E&MU: Fleets’ Methods for Managing Truck Recalls
Easy Access to Notifications, In-House Repairs Can Decrease Downtime
By Mindy Long, Contributing Writer
This story appears in the May/June 2012 issue of Equipment & Maintenance Update, a supplement to the May 14 print edition of Transport Topics. Click here to subscribe today.
Some motor carrier executives have said the sometimes maddening process of addressing truck recalls is eased by ready access to notifications about potential problems and the ability of some fleets to handle the work in-house.
In just the past nine months, P.A.M. Transportation Services, Tontitown, Ark., has received notices of recalls and campaigns on issues ranging from exhaust gas recirculation systems and heater cores to electronic control modules, said Gerald Mead, the carrier’s vice president of maintenance. P.A.M. Transportation ranks No. 62 on the Transport Topics Top 100 list of the largest U.S. and Canadian for-hire carriers.
“When you’re in the process of buying new equipment, sooner or later you’re going to have some sort of recall or campaign,” Mead said.
And recalls can affect everything from electronics to mechanical equipment, fleets said — in short, almost all of the components on a truck.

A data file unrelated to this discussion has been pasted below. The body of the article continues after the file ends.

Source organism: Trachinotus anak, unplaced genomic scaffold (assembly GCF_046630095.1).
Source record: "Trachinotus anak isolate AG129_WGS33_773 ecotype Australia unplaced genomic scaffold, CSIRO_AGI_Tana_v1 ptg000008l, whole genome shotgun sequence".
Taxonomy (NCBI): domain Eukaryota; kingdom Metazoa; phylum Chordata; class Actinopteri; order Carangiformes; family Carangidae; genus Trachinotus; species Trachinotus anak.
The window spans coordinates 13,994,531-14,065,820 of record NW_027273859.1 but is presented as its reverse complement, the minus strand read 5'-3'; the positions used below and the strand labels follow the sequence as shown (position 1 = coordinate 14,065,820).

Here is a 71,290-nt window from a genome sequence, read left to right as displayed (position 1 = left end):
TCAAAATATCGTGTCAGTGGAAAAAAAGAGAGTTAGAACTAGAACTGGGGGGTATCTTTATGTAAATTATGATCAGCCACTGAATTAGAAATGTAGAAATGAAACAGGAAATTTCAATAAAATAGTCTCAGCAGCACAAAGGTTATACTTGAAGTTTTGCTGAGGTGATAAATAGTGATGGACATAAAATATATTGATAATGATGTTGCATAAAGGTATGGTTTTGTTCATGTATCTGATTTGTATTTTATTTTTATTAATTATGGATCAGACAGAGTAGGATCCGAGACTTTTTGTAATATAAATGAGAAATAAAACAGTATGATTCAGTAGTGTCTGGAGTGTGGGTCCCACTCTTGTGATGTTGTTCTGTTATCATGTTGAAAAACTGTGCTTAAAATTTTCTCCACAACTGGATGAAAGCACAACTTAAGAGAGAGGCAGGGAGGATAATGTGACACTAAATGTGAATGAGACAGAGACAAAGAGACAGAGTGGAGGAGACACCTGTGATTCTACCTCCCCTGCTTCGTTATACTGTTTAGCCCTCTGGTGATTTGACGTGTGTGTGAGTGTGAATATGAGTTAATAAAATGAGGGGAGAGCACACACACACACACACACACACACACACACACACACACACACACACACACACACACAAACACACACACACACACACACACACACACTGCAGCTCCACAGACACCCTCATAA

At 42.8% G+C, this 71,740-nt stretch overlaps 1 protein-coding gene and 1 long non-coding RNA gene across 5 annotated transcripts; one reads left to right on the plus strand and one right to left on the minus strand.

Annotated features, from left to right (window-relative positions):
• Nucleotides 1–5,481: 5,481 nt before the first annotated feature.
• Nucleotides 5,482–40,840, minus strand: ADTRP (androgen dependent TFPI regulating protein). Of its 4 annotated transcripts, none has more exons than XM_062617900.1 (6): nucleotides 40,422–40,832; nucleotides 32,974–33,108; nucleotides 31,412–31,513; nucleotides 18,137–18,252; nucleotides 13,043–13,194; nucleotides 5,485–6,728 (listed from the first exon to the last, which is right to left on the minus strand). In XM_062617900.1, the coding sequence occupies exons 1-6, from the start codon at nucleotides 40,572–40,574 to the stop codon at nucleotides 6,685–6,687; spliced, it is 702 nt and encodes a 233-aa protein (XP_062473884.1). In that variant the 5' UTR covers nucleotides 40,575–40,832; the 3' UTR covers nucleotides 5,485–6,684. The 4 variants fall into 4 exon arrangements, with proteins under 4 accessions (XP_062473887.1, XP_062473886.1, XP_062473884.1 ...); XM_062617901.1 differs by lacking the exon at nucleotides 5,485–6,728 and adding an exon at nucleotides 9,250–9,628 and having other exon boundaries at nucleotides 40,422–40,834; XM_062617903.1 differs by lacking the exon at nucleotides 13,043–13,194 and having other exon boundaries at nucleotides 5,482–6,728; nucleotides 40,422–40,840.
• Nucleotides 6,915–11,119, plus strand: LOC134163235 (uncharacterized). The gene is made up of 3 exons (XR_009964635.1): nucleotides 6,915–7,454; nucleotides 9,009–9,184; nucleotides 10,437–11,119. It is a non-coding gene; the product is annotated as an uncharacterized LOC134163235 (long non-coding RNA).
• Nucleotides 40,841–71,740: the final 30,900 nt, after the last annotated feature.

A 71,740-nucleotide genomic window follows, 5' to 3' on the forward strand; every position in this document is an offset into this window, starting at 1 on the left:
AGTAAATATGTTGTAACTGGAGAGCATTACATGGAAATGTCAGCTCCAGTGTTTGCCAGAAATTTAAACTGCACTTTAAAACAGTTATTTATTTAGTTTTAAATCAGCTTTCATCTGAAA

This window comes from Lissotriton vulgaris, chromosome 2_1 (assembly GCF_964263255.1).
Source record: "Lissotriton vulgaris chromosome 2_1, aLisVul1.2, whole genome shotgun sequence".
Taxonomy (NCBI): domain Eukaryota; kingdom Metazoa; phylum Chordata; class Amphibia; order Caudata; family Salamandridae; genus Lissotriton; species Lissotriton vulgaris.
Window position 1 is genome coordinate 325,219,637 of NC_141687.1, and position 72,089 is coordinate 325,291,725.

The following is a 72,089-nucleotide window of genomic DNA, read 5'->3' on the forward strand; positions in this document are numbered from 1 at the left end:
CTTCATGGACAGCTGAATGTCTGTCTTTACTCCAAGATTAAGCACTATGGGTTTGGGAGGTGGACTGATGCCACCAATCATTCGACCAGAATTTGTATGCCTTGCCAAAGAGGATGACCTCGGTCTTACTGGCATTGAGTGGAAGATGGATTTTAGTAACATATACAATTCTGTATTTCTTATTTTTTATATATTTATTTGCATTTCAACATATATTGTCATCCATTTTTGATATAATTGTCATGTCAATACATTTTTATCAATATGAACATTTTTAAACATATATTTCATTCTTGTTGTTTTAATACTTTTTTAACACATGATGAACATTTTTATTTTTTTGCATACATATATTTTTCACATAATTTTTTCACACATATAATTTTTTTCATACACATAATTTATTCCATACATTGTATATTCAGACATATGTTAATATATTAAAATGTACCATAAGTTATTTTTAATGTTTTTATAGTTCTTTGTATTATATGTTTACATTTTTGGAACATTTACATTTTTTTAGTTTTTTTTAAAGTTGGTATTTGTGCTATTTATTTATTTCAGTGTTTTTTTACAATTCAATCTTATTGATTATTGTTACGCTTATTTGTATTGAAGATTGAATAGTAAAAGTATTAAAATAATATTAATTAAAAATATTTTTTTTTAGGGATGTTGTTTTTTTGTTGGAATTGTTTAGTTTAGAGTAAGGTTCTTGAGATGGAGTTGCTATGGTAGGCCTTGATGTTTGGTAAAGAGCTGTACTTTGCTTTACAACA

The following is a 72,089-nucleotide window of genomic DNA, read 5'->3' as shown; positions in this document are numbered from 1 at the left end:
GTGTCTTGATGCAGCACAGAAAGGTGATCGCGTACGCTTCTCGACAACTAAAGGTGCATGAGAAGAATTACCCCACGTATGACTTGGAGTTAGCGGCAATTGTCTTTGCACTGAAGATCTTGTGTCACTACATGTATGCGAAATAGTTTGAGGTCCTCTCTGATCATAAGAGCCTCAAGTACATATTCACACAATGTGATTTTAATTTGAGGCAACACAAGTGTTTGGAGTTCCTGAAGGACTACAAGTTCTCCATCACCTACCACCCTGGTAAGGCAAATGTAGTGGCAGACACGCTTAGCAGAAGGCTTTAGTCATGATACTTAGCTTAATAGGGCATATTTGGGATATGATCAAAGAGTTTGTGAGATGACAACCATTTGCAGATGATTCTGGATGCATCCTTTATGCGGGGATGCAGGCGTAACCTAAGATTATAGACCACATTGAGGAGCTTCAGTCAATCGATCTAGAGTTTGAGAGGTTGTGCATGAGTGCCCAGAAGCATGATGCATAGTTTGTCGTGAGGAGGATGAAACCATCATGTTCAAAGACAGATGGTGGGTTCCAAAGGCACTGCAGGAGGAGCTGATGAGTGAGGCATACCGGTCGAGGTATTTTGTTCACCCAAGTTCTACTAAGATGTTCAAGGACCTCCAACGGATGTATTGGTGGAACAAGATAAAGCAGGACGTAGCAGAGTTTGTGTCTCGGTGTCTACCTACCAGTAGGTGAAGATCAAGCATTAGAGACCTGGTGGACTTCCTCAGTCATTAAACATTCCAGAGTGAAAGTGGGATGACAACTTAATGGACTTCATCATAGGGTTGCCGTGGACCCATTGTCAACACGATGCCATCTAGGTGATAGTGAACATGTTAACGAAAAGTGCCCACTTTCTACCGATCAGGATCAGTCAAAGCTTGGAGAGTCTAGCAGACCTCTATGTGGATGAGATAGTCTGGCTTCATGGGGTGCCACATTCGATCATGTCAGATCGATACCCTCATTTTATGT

Both Scott Perry, vice president of vehicle supply management for Ryder System Inc., and Todd England, executive vice president for C.R. England Inc., told Equipment & Maintenance Update they’ve also seen the number of recalls increase in recent years.
“There are campaigns that may be as simple as an electronic recalibration related to the emissions or the fuel economy. Others would be component reliability where they’ve identified an accelerated failure rate of a specific component,” Perry said. Ryder System, Miami, ranks No. 12 on the for-hire TT 100.
England, who said increases in onboard technology have added to the recalls, also said, “I don’t think manufacturers have become lackadaisical in testing products, but sometimes I wonder if there are unforeseen things come into play” that would cause a recall. C.R. England, Salt Lake City, ranks No. 21 on the for-hire TT 100.
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